As my first contribution to our Wenchly Yuletide posts, I want to talk about the Yule log, which was a special, usually very large, log brought into the home to burn for the Christmas holidays. The custom is found in a number of European countries. Probably it was originally a pagan Germanic tradition that was repurposed for Christmas. I suspect the original meaning had to do with light and warmth in the depths of winter, and celebrating the winter solstice and the return of the sun.
But the French go one better: their Bûche de Noël–Yuletide log–is a spectacularly decadent log-shaped holiday cake. A sponge cake is baked in a shallow pan, then rolled into a cylinder with lavish amounts of butter cream icing inside and out. The outside is usually textured to look like bark, and the bûche is decorated with seasonal symbols such as meringue mushrooms or berries or little miniature trees.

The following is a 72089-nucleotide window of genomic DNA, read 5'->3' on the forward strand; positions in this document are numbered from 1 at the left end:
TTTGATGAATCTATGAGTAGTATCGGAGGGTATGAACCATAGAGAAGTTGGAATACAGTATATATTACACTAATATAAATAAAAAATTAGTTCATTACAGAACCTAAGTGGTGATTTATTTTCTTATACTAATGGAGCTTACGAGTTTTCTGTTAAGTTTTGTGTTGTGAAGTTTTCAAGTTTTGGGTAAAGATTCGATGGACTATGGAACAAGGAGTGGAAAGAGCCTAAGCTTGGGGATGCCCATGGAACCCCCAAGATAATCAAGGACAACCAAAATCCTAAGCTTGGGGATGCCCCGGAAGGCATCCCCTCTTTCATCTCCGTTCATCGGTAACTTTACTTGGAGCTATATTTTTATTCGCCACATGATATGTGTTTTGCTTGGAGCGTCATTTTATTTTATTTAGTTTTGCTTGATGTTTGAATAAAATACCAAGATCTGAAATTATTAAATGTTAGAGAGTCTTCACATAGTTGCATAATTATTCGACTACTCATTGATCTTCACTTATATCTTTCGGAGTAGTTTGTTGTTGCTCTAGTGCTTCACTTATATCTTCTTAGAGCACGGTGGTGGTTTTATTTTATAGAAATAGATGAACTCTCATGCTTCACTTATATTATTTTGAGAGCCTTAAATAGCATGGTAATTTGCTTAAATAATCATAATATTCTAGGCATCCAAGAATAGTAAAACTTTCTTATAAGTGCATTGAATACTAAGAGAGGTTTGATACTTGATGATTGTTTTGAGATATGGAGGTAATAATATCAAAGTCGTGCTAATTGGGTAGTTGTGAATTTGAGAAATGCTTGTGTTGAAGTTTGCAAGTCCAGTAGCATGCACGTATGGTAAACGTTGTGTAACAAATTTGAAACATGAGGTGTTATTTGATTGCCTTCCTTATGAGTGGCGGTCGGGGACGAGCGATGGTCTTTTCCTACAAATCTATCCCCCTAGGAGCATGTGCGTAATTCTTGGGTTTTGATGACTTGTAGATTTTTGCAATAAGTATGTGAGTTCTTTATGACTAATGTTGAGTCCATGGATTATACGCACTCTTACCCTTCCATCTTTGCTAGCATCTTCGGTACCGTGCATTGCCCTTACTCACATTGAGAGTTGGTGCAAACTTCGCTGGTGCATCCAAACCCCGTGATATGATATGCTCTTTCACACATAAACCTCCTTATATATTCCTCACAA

I photographed these cakes at a local but very authentic French bakery called Bon Jour. The classic version is yellow cake with chocolate butter cream, but as you can see, variations are easy. Feast your eyes! And if you can find a good bakery that makes a Bûche de Noël, feast your taste buds as well. <G>
Happy holiday delights!
Mary Jo, who bought two of their miniature bûches for self and Mayhem Consultant.